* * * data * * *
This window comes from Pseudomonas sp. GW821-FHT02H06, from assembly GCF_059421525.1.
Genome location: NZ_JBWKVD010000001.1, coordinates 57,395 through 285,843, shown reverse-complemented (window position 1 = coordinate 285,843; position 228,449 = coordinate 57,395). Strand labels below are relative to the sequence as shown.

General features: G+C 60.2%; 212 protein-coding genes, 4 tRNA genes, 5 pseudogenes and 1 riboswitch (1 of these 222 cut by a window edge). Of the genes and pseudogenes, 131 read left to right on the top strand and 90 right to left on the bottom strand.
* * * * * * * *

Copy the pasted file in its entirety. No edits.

This window comes from Pseudomonas sp. GW821-FHT02H06, from assembly GCF_059421525.1.
Genome location: NZ_JBWKVD010000001.1, coordinates 57,395 through 285,843, shown reverse-complemented (window position 1 = coordinate 285,843; position 228,449 = coordinate 57,395). Strand labels below are relative to the sequence as shown.

General features: G+C 60.2%; 212 protein-coding genes, 4 tRNA genes, 5 pseudogenes and 1 riboswitch (1 of these 222 cut by a window edge). Of the genes and pseudogenes, 131 read left to right on the top strand and 90 right to left on the bottom strand.